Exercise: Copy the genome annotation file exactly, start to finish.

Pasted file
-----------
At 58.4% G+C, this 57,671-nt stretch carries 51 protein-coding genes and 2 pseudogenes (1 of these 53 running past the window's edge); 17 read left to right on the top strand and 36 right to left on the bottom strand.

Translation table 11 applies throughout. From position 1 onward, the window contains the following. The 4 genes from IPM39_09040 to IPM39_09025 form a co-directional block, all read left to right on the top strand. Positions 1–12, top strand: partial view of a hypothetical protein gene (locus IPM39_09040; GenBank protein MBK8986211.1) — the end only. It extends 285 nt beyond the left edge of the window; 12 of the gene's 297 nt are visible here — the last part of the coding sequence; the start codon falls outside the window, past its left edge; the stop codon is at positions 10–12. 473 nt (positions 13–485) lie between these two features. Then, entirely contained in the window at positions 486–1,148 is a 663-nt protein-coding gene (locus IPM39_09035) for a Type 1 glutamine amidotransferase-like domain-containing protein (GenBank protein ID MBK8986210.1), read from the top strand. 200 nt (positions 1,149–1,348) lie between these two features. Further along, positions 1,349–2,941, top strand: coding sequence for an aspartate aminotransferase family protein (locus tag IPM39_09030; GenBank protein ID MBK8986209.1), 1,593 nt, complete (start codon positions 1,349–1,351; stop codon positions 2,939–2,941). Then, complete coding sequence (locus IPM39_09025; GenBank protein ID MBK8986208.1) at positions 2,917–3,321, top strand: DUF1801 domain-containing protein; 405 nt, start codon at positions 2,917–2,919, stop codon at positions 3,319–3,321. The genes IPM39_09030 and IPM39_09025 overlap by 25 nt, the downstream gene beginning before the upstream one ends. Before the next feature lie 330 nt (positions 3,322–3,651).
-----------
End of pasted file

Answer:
At 58.4% G+C, this 57,671-nt stretch carries 51 protein-coding genes and 2 pseudogenes (1 of these 53 running past the window's edge); 17 read left to right on the top strand and 36 right to left on the bottom strand.

Translation table 11 applies throughout. From position 1 onward, the window contains the following. The 4 genes from IPM39_09040 to IPM39_09025 form a co-directional block, all read left to right on the top strand. Positions 1–12, top strand: partial view of a hypothetical protein gene (locus IPM39_09040; GenBank protein MBK8986211.1) — the end only. It extends 285 nt beyond the left edge of the window; 12 of the gene's 297 nt are visible here — the last part of the coding sequence; the start codon falls outside the window, past its left edge; the stop codon is at positions 10–12. 473 nt (positions 13–485) lie between these two features. Then, entirely contained in the window at positions 486–1,148 is a 663-nt protein-coding gene (locus IPM39_09035) for a Type 1 glutamine amidotransferase-like domain-containing protein (GenBank protein ID MBK8986210.1), read from the top strand. 200 nt (positions 1,149–1,348) lie between these two features. Further along, positions 1,349–2,941, top strand: coding sequence for an aspartate aminotransferase family protein (locus tag IPM39_09030; GenBank protein ID MBK8986209.1), 1,593 nt, complete (start codon positions 1,349–1,351; stop codon positions 2,939–2,941). Then, complete coding sequence (locus IPM39_09025; GenBank protein ID MBK8986208.1) at positions 2,917–3,321, top strand: DUF1801 domain-containing protein; 405 nt, start codon at positions 2,917–2,919, stop codon at positions 3,319–3,321. The genes IPM39_09030 and IPM39_09025 overlap by 25 nt, the downstream gene beginning before the upstream one ends. Before the next feature lie 330 nt (positions 3,322–3,651).